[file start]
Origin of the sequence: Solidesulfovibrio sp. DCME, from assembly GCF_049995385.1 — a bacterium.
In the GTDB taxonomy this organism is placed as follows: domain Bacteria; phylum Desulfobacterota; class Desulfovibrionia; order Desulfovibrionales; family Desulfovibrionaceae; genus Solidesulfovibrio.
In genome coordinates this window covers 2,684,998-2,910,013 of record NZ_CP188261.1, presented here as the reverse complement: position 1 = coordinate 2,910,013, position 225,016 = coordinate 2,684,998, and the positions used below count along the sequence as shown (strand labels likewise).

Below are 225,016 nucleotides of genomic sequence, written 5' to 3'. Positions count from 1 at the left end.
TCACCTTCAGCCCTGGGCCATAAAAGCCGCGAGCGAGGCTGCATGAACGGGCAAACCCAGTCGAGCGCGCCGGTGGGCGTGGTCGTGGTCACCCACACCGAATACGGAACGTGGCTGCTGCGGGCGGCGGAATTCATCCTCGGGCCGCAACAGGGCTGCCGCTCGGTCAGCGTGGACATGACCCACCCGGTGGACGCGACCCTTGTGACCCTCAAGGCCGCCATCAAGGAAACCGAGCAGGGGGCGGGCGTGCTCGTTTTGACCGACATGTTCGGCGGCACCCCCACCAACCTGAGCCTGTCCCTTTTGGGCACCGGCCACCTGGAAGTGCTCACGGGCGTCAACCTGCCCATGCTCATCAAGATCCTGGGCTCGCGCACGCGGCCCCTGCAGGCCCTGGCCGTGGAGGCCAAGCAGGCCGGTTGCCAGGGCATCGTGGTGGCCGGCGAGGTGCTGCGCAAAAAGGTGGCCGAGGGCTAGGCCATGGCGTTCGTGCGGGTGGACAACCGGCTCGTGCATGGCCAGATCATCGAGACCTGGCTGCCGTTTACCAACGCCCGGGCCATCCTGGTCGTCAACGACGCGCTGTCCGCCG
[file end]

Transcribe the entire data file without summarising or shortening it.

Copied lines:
Origin of the sequence: Solidesulfovibrio sp. DCME, from assembly GCF_049995385.1 — a bacterium.
In the GTDB taxonomy this organism is placed as follows: domain Bacteria; phylum Desulfobacterota; class Desulfovibrionia; order Desulfovibrionales; family Desulfovibrionaceae; genus Solidesulfovibrio.
In genome coordinates this window covers 2,684,998-2,910,013 of record NZ_CP188261.1, presented here as the reverse complement: position 1 = coordinate 2,910,013, position 225,016 = coordinate 2,684,998, and the positions used below count along the sequence as shown (strand labels likewise).

Below are 225,016 nucleotides of genomic sequence, written 5' to 3'. Positions count from 1 at the left end.
TCACCTTCAGCCCTGGGCCATAAAAGCCGCGAGCGAGGCTGCATGAACGGGCAAACCCAGTCGAGCGCGCCGGTGGGCGTGGTCGTGGTCACCCACACCGAATACGGAACGTGGCTGCTGCGGGCGGCGGAATTCATCCTCGGGCCGCAACAGGGCTGCCGCTCGGTCAGCGTGGACATGACCCACCCGGTGGACGCGACCCTTGTGACCCTCAAGGCCGCCATCAAGGAAACCGAGCAGGGGGCGGGCGTGCTCGTTTTGACCGACATGTTCGGCGGCACCCCCACCAACCTGAGCCTGTCCCTTTTGGGCACCGGCCACCTGGAAGTGCTCACGGGCGTCAACCTGCCCATGCTCATCAAGATCCTGGGCTCGCGCACGCGGCCCCTGCAGGCCCTGGCCGTGGAGGCCAAGCAGGCCGGTTGCCAGGGCATCGTGGTGGCCGGCGAGGTGCTGCGCAAAAAGGTGGCCGAGGGCTAGGCCATGGCGTTCGTGCGGGTGGACAACCGGCTCGTGCATGGCCAGATCATCGAGACCTGGCTGCCGTTTACCAACGCCCGGGCCATCCTGGTCGTCAACGACGCGCTGTCCGCCG